At Home Retreat – Centering Body & Mind: Yoga & the Four Sublime States

I planned to be in residence at Southern Dharma again this year to settle into the meditation hall for yoga and meditation, share silence and delicious, nutritious meals, and enjoy the serene beauty of western North Carolina mountains. I never imagined that a virus would sweep the world, affect so many families and businesses, and require us to creatively alter this plan.

Magnolia by Pascale Parinda

Fortunately, we’re in the world of magic technology that allows us to be together in a different, yet intimate, way. Currently, I teach Zoom yoga classes from my home studio, during which I get to see inside people’s homes, meet their pets and children, and see what kind of practice space they have set up. I’d be honored to be invited into your home, if you choose to participate in this retreat. Likewise, I look forward to welcoming you into my home. There’s a special tenderness of being together in this way at a time when we’re asked to isolate ourselves from others.

The home of the four immeasurables, the limitless ones, is a place of both release and outreach: when we observe ourselves being frightened and reaching for more chocolate, can we notice that behavior with compassion toward ourselves, without judgment? And if we eat the chocolate, well, okay! There’s a pandemic going on…let’s eat chocolate! If we interact with someone who isn’t wearing a mask in the grocery store, can we tap into equanimity for that person who might be afraid in his or her own way?

Let’s be honest. We are uncomfortable with uncertainty. We don’t like not knowing.

Asana practice is a way to release into not knowing. During this time of emotional ups and downs, we have the opportunity to experience yoga as way to support our bodies and minds. We have the opportunity, on-line and at home, to stay embodied, soften our shoulders, and recognize our inter-dependency.

Southern Dharma and I are working together to create this at-home retreat as a way to support and comfort you, as well as to hone your tools of self-awareness.

No matter your personal situation, I’m confident you can find ways to participate in this retreat. It’s an experiment, like life. Just show up and see what happens. There’s no “wrong way” to do this!

Learn more about the retreat HERE. Here’s a detailed schedule.

Clear Seeing

I sit and squint at the blue bird on the budding branch. I can see that the bird is blue. I can’t tell whether it’s an Eastern Bluebird, a Blue Bunting, or a Blue Jay. I realize in that moment that I just can’t see well. Then I remember: months ago I was diagnosed with vitreomacular traction, an eye condition that causes distorted vision.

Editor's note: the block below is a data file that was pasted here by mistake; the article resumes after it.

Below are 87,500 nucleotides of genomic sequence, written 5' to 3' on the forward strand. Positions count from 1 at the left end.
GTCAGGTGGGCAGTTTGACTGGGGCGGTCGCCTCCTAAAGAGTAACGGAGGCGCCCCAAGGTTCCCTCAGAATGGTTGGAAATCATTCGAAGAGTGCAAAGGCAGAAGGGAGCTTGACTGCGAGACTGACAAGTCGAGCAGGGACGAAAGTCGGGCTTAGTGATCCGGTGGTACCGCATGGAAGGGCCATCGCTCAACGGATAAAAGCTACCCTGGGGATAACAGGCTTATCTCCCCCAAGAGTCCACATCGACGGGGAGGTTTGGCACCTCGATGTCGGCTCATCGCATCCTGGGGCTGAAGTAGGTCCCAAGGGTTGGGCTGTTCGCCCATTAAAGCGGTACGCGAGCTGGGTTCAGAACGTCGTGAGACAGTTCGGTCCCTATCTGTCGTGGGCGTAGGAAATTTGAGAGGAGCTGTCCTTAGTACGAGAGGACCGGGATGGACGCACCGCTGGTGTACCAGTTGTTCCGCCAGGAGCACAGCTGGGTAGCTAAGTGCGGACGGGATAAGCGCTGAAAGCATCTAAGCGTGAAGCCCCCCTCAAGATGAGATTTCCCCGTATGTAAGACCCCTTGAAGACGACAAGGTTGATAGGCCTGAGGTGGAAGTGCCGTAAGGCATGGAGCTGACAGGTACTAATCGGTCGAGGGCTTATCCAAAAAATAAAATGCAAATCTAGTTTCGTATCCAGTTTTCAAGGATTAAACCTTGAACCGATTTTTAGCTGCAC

The reason I even had a clue that there are different kinds of birds that are blue is that my friend, Jim, surprised me last week with a copy of What It’s Like to Be a Bird, by David Allen Sibley. As soon as I received the book, I delved right in. What else am I to do while Staying Home? How many Zoom classes can one take?

Before the bird flew away, I found binoculars and discovered that he was an Eastern Bluebird. To see more clearly, I needed the right tool—in this case, the proper kind of glasses. 

During this challenging crisis, I find I’m spending more time than usual looking inward. What am I not seeing? What tools can I use to help me see more clearly? Are there aspects of personality that aren’t readily clear? Well, yes. I’ve noticed that I’m greedy. Usually, I stay busy enough not to notice. Busy-ness distracts me. Now, greed arises within me for a sit-down meal at a restaurant, or a leisurely afternoon at Malaprops. I even ache for an unmasked trip to the post office. That’s pitiful. At least I keep my sense of humor.

The pandemic has deprived us of many of the activities of daily life that distract us, as well as those that entertain and enrich us. There’s so much I miss! Hugging my grandnephew is high on the list of things I crave… even more than a sit-down meal at Thai Kitchen. 

However, when I use the “right” tools, I have the opportunity, if I so choose, to direct my focus. Then I experience more stable ground beneath my feet, steadiness to my breathing, a lift of my spirits, and connection to myself and others. My tools include a Koan meditation session, a long walk with Jack, FaceTime with a friend, a Zoom yoga class, and sometimes a prayer. What are the tools available to you to help you see more clearly—to help you find clarity? I recognize that I may not “like” what I see. Today, I noticed the dirty grout in the shower. I recognized the gritty greed in my mind. I scoured the grout. I watched the greed. I suspect both will return. I’ll be watching.

Until the “all clear,” I’m working to accept the fact that the hug I’m sending you is “virtual,” but nonetheless, deeply felt. I’m also sending you the strong suggestion that you find ways to “see” more clearly—whether it’s a bluebird on a branch, or a glimpse of your true, authentic, and loving nature.

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A number of you are already enjoying taking private and semi-private classes with me via Zoom. I will continue to offer this way of practicing through May. If you would like to schedule Zoom time with me, please send an email to cdollar53@gmail.com to set this up.